Thereafter, several developments conspired to throw it some $6 billion out of balance. The costs of an extra benefit that the agency added when times were flush were starting to rise, as was the ratio of retirees to employees. The bursting of the stock market bubble in the early 2000s and the financial crisis of 2008 dented its investment returns. And while the agency has long contributed the minimum amount that the retirement system asks for each year, it has frequently not contributed much more.
“The TVARS board has two numbers,” said Les Bays, who worked for 33 years at a T.V.A. coal plant and is a former chairman of the T.V.A. Retirement System board, a mix of representatives from the ranks of workers and management. “There’s the recommended number, and the other is called the minimum contribution, which is not actuarially sound.”
Many T.V.A. workers and retirees say that this chronic reluctance to make sufficient contributions is the biggest culprit of today’s shortfall. As evidence, they point to some of the T.V.A.’s peers in the private sector, which improved the funding position of their pension system over much of the same period that the public power agency’s was deteriorating.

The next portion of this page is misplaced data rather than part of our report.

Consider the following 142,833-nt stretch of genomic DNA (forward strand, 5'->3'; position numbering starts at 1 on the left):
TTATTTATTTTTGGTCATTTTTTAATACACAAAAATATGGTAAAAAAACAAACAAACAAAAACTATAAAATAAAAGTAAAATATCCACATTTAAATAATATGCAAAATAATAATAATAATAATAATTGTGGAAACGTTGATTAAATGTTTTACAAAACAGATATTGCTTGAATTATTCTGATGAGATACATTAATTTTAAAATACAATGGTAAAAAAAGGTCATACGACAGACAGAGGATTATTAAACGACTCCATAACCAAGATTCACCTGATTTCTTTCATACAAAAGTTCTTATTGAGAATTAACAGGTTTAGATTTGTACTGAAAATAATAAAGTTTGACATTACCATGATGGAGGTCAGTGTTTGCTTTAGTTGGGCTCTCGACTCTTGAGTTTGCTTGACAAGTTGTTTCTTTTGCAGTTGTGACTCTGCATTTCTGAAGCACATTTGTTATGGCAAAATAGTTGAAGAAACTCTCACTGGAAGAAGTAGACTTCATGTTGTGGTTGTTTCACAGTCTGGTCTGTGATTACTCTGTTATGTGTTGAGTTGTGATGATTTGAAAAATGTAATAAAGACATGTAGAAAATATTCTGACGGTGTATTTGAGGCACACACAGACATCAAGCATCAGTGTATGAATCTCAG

“We gave T.V.A. a loan,” said Gay Henson, the president of the local International Federation of Professional and Technical Engineers affiliate, which represents engineers and other high-skilled workers like scientists at the T.V.A. “This is the thanks we get for it.”
Mr. Johnson protested that the comparison with private sector competitors was inappropriate because they could more easily raise rates on their customers to cover pension shortfalls.
“We’re a community development organization with a social mission, which is to make electricity to do a lot of good things,” he said. He described the users of the electricity the T.V.A. provides as “nine million of the poorest people in America.”
Mr. Johnson, who came to the T.V.A. in 2013 after working his way up the ranks to become chief executive of the investor-owned utility Progress Energy (now a part of Duke Energy), has generally won favorable reviews. That includes a 2015 report by the liberal Economic Policy Institute saying the agency appeared to be “on a more sustainable financial path” under his leadership.
The 401(k) plan Mr. Johnson proposed as part of a package that will save the retirement fund some $700 million over 20 years is generous compared with its private sector equivalents. The company would contribute 6 percent of each worker’s salary every year, then offer a 100 percent match for individual contributions, up to another 6 percent. (The T.V.A. plans to close the remaining $5.3 billion shortfall largely through rate increases.)